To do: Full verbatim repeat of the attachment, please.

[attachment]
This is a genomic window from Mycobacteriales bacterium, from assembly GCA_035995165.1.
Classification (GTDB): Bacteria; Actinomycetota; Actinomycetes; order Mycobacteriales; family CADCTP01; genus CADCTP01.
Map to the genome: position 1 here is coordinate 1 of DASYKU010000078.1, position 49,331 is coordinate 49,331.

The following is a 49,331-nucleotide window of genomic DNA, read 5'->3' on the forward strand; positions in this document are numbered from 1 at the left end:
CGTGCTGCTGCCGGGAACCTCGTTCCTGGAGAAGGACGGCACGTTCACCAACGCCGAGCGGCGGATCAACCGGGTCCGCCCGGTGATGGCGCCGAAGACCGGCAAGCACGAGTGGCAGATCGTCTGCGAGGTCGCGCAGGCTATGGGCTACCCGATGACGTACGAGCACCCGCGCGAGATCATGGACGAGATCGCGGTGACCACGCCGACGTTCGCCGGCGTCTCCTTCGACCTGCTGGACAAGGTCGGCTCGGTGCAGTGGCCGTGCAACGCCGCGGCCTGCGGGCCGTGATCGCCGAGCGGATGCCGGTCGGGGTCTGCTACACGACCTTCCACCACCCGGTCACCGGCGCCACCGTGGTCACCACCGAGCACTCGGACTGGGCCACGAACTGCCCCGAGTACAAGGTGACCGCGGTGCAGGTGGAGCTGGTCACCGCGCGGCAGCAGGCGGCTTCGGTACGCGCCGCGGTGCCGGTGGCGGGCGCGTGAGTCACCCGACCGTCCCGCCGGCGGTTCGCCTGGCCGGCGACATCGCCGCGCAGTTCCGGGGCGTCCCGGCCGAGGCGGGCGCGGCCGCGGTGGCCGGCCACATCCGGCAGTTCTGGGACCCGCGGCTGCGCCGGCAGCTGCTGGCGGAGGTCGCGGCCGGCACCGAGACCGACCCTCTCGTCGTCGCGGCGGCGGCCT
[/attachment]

This is a genomic window from Mycobacteriales bacterium, from assembly GCA_035995165.1.
Classification (GTDB): Bacteria; Actinomycetota; Actinomycetes; order Mycobacteriales; family CADCTP01; genus CADCTP01.
Map to the genome: position 1 here is coordinate 1 of DASYKU010000078.1, position 49,331 is coordinate 49,331.

The following is a 49,331-nucleotide window of genomic DNA, read 5'->3' on the forward strand; positions in this document are numbered from 1 at the left end:
CGTGCTGCTGCCGGGAACCTCGTTCCTGGAGAAGGACGGCACGTTCACCAACGCCGAGCGGCGGATCAACCGGGTCCGCCCGGTGATGGCGCCGAAGACCGGCAAGCACGAGTGGCAGATCGTCTGCGAGGTCGCGCAGGCTATGGGCTACCCGATGACGTACGAGCACCCGCGCGAGATCATGGACGAGATCGCGGTGACCACGCCGACGTTCGCCGGCGTCTCCTTCGACCTGCTGGACAAGGTCGGCTCGGTGCAGTGGCCGTGCAACGCCGCGGCCTGCGGGCCGTGATCGCCGAGCGGATGCCGGTCGGGGTCTGCTACACGACCTTCCACCACCCGGTCACCGGCGCCACCGTGGTCACCACCGAGCACTCGGACTGGGCCACGAACTGCCCCGAGTACAAGGTGACCGCGGTGCAGGTGGAGCTGGTCACCGCGCGGCAGCAGGCGGCTTCGGTACGCGCCGCGGTGCCGGTGGCGGGCGCGTGAGTCACCCGACCGTCCCGCCGGCGGTTCGCCTGGCCGGCGACATCGCCGCGCAGTTCCGGGGCGTCCCGGCCGAGGCGGGCGCGGCCGCGGTGGCCGGCCACATCCGGCAGTTCTGGGACCCGCGGCTGCGCCGGCAGCTGCTGGCGGAGGTCGCGGCCGGCACCGAGACCGACCCTCTCGTCGTCGCGGCGGCGGCCT